I have learned so much from collaborating with Nathalie: a heightened awareness of light and space and physical materials; a deeper understanding of how the human body is part of design and play; a more nuanced sense of how games fit into larger categories of art and design. Our collaborations continue to be a challenge and a pleasure. 




In 2006, The commercial game studio Gamelab that I co-founded with Peter Lee spun off a sibling non-profit organization called The Institute of Play. The original idea for the Institute was to provide a place for developing design-centric ideas about the intersection of games and learning.

More than 10 years later, The Institute of Play is a thriving non-profit. Under the spectacular leadership of Katie Salen for many years, it is currently run by the brilliant Rebecca Rufo-Tepper and Arana Shapiro. The mission of the Institute of Play is to transform education through play. Its most well-known accomplishment is the design and creation of the Quest to Learn school, a 6-12 grade public school in New York City where the entire curriculum is designed around play and games as a model for learning.

Its activities include school and curriculum design, professional development of educators (training teachers to think more like game designers) and a variety of game design projects that involve learning. I am not involved in the day-to-day activities of the company but I do currently serve as the Board Chair. It is a delight to be working with the incredibly talented staff and the dedicated Board members of the Institute. 

The Institute of Play website.



Gamelab was a company I founded in 2000 with the incredibly talented Peter Lee, a company that he and I ran together until its doors closed a decade later in 2009. Gamelab developed innovative and experimental games, defining the independent game studio of the 21st Century many years before “indie games” became a buzzword.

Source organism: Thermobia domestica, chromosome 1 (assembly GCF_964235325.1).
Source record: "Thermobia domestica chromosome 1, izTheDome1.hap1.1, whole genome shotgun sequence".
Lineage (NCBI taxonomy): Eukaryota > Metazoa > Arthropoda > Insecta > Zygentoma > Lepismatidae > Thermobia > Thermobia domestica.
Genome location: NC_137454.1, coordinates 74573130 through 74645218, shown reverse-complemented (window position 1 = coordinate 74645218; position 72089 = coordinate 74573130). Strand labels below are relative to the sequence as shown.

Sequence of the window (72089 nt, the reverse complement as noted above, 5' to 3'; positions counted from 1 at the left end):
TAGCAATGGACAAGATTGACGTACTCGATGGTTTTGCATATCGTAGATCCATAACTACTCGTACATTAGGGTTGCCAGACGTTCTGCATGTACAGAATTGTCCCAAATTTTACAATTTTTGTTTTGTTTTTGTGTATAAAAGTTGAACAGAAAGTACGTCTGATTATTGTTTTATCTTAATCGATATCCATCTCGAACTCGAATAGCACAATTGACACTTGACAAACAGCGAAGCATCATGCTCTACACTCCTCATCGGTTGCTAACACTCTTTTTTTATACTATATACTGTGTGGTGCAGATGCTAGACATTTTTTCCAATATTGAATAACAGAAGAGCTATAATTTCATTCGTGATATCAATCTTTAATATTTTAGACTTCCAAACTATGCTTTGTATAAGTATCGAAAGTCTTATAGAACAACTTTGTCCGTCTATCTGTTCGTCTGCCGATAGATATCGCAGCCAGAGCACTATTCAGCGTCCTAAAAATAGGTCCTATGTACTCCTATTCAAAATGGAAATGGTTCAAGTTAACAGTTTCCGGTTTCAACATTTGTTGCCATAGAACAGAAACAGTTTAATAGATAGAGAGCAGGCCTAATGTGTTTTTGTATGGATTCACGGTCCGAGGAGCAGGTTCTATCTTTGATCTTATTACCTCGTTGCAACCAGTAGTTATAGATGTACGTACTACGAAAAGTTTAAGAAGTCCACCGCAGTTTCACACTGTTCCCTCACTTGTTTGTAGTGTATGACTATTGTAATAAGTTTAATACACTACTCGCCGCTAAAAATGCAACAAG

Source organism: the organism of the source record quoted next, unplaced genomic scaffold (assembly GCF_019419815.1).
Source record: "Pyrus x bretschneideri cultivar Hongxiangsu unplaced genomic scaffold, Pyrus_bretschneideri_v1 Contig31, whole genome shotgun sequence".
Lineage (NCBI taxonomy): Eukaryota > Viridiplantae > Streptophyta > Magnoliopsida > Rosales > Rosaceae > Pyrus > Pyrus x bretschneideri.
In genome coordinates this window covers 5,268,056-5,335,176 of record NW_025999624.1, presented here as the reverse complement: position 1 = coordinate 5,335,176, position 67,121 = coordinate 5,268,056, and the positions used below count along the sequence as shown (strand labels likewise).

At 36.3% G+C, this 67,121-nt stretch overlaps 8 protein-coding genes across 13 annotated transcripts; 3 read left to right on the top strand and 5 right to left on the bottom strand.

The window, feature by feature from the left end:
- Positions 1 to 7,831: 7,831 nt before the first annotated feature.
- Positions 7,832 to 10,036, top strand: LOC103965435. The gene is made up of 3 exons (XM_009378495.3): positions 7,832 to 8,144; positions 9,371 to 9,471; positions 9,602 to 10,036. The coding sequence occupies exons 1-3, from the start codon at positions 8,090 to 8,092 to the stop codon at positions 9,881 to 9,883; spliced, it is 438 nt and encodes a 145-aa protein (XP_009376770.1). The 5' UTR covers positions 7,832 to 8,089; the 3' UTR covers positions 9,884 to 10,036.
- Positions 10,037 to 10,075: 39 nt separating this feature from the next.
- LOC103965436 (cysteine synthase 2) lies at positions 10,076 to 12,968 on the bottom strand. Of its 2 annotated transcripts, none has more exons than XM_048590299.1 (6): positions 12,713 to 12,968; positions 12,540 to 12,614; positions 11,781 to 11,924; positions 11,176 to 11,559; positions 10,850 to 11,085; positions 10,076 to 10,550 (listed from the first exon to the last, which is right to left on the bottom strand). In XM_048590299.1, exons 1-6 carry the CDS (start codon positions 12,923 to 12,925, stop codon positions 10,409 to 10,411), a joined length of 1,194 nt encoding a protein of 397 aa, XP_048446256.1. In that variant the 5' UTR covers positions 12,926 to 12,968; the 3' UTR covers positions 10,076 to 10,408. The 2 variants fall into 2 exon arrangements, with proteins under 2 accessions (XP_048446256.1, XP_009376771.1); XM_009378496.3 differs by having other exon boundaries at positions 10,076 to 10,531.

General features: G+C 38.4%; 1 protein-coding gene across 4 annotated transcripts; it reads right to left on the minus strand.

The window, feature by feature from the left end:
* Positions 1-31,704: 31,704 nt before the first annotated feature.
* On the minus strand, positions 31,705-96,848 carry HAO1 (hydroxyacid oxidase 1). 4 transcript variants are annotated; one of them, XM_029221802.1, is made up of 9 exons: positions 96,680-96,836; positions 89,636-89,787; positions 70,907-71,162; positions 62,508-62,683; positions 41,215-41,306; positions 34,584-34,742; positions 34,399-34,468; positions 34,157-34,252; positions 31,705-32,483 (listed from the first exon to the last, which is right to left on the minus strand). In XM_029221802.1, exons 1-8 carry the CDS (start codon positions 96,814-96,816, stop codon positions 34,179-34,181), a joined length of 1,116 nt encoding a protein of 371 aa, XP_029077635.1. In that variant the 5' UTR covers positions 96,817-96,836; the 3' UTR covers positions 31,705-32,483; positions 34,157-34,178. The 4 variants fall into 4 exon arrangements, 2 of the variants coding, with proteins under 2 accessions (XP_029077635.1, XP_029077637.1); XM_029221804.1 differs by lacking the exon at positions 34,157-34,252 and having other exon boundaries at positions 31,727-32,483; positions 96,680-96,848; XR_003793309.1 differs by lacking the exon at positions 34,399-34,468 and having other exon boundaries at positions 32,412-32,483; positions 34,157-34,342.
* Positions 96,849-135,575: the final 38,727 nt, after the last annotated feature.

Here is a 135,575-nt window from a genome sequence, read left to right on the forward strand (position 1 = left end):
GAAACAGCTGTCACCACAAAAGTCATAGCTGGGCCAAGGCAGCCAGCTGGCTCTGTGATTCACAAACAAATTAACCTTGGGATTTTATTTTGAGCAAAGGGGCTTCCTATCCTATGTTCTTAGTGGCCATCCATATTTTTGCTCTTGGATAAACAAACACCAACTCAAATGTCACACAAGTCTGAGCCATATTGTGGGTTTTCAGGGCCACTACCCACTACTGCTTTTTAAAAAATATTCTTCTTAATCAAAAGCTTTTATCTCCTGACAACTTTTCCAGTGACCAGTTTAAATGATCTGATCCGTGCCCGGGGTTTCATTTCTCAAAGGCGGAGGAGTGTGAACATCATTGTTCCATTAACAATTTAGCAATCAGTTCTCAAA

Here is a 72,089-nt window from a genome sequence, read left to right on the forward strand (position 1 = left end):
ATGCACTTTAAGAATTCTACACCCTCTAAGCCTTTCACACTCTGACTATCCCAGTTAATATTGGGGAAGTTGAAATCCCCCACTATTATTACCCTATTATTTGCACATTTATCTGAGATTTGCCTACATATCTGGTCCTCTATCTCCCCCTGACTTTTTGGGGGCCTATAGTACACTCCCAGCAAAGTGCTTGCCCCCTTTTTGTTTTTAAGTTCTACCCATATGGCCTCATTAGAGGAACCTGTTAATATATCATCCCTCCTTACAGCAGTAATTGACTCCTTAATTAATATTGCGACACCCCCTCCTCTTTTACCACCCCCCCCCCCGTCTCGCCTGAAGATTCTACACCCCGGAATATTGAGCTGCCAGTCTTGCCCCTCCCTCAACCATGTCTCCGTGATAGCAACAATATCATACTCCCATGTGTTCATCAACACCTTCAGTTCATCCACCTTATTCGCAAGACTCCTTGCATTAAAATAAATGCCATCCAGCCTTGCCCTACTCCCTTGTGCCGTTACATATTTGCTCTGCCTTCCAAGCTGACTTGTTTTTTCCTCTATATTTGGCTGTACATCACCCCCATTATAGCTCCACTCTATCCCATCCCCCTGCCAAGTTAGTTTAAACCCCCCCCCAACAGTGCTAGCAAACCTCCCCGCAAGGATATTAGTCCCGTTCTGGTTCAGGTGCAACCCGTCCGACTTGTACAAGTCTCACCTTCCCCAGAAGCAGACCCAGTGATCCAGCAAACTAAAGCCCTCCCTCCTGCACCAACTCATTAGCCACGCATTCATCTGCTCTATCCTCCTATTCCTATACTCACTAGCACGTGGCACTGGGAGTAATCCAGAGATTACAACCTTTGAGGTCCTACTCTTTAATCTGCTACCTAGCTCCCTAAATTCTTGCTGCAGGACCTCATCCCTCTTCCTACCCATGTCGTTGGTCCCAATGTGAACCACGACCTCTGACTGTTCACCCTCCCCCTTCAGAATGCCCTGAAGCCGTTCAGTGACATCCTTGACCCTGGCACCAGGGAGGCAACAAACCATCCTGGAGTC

We made dozens of games over the years, growing to about 30 staff. Fiercely independent, the mission of Gamelab was always to “invent new ways to play.” And we did – finding new audiences for gaming as we helped create “casual games” with hits like Diner Dash; experimenting with funding models as we pioneered film-style project-based financing or grant-funded partnerships with nonprofits. Mostly, however, we innovated through our games themselves, exploring new kinds of subject matter, new aesthetic styles, and new forms of gameplay.

Our games ranged from Arcadia, a strange game where the player had to play four Atari-style games at once to Ayiti: The Cost of Life, a game about poverty in Haiti created with NYC nonprofit Global Kids and a class of high school students. We made eight massively multiplayer conference game experiments for the Game Developers Conference, and designed a toy-based dueling game for LEGO where players constructed their game pieces brick by brick.

Although I am very proud of our games, the best part of Gamelab was the culture of design research and the rigorous creative processes that defined the daily experience of the company. Every person at Gamelab was empowered to come up with ideas and critique projects in development, and many former staff report that Gamelab represented the creative highlight of their professional lives.

We had a strong impact on independent game culture, especially in New York City. We spun off two companies, the nonprofit Institute of Play, and the game-building site Gamestar Mechanic. NYC organizations like Gigantic Mechanic, Playmatics, and Come Out and Play were all founded by Gamelab alums.

Gamelab is no more. But in all of us that touched the company, Gamelab lives on.